1980s teen movie star Molly Ringwald finds new success as an acclaimed author -- but can she still put lipstick on with her cleavage?
LIT Molly Ringwald  is 44, fabulous, and living a dream life in Santa Monica with her gorgeous husband and three daughters. She's also far from shy when it comes to talking about her storied past as an 1980s movie legend, the red-headed dream girl of choice for a generation of disaffected teens.
No, she didn't have anything to do with designing Andie's prom dress in Pretty in Pink (1986). Yes, director John Hughes almost fired Judd Nelson from The Breakfast Club (1985) for being mean to her (Nelson was staying in character). And — sorry those of us who spent hours pushing our boobs together — she cannot put lipstick on with her cleavage. That was "movie magic."
Also? The quote she gets most on the street is "What's a-happenin', hot stuff?"
Ringwald is hot stuff for something else right now. She's just released When It Happens to You: A Novel in Stories (It Books, 256 pp., $24.99), a debut novel comprised of linked short stories that's been garnering raves. (She'll be appearing courtesy of Litquake at the Verdi Club, Thu/6.)
The book deals with the dissolution of the marriage of Phillip and Greta, and the unsettledness that ripples through their family and friends. It's a naturalistic mosaic of betrayals, full of lovely observations of contemporary human behavior and well-wrought passages that jibe with her love of Gustave Flaubert, Raymond Carver, and poet Mary Oliver — yet still reveal a voice distinctly her own.
The promotion she's been doing for the book has been revealing too: her sharp wit and playful literary intelligence have had many realizing how much they've missed her. (Example: She basically slayed all of Reddit during a community interview when she casually mentioned that she drinks the blood of Kristen Stewart to stay young.) Ringwald called me during a tumultuous morning at her household: her twins were starting their first day of preschool, and she was getting them ready to go. She briefly put one of them on the phone with me, who told me she was excited about her "new backpack and pink nail polish."
San Francisco Bay Guardian Um, I just talked to one of Molly Ringwald's kids — that's kind of a weird time warp for me.
Molly Ringwald Ha, I can see that. Are you OK?
SFBG A bit dazzled, but I'll survive. Another time warpy thing is finding out how much you're a self-described "Internet junkie." I feel that I and so many others connected with your '80s movies because we were so isolated as weirdos and outsiders. Those movies were like the social networking of the time — not in terms of actually communicating with others like ourselves, but just knowing there were people like us out there ...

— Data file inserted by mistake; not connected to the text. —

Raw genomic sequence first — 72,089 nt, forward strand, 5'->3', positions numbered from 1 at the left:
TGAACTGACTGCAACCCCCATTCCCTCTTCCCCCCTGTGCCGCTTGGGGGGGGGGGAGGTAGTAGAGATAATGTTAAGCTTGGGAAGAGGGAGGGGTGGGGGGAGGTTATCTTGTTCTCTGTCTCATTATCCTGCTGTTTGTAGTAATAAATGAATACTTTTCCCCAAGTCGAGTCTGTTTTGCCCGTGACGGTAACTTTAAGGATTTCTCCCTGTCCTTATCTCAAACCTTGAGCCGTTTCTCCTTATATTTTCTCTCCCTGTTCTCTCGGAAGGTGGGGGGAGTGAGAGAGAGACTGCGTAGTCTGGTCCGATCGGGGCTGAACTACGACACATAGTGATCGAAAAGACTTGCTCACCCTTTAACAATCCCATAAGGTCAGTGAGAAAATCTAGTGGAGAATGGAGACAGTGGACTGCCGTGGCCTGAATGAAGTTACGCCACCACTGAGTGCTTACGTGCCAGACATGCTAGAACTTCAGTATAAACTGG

MR I've never thought about it that way, but I certainly know how the presence of the Internet has changed the lives of young people now, which has so much to do with reaching out but also moving forward, always going on to the next thing. My children are Internet natives. And I have to limit myself because I can just dive in to all the distractions. I'm fascinated by the effect it's having on movies, the opening up, the distribution. I'm working to adapt my book to a screenplay right now, but I could see writing a Web series someday.
SFBG I'm curious how your book took on the form of linked stories. One of the most famous examples of that form is John Steinbeck's Pastures of Heaven, set in Monterey. Did you model When It Happens to You on any particular linked story collections?
MR You know, the form came about on its own — I wrote one story, and then I was so curious about what was happening with some of the other characters, another came out, then another. I was thinking about all the ways people betray each other, and that theme guided me forward. I didn't want to do a lot of reading research while I was writing, I was afraid it would overly influence me. After it was all done, I found other linked story collections, like Elizabeth Strout's Olive Kittredge, which I loved. But there were no intentional influences on the book.
SFBG Themes of motherhood pervade the book — from Greta's chemical fertility rituals and presence of the super harvest moon in the first story, through the maternal ambivalence of Betty later on, and in between, Marina's surprise at how much she loves her child Olivia, and her struggle to accept that child's transgender identity.
MR Motherhood is obviously a huge part of my life right now, and in a way those characters define themselves by their reactions to it. Especially with Marina, I could never understand growing up how anyone could imagine a fulfilling life without wanting or having children — but of course people do. So that character lead me to live in that perspective for a while, so different from what I feel. And society really does judge women through the prism of motherhood.
SFBG You mentioned how much you admire Michel Houllebecq and love Georges Perec — both considered radical experimentalists. Would you ever write something outright experimental?
MR I would love to explore everything I can with my writing, and I do love challenging things. But I feel it still has to retain an emotional component that I can interact with — otherwise it's like super-abstract jazz fusion [Ringwald is putting out a jazz album next spring], and my brain can't handle it. I'm reading D.T. Max's biography of David Foster Wallace right now, and I can totally see where his style was coming from, but that might not be my individual path. But this is my first fiction book, so who knows? *
LITQUAKE: MOLLY RINGWALD IN CONVERSATION
Thu/6, 8pm, $12–$15
2424 Mariposa, SF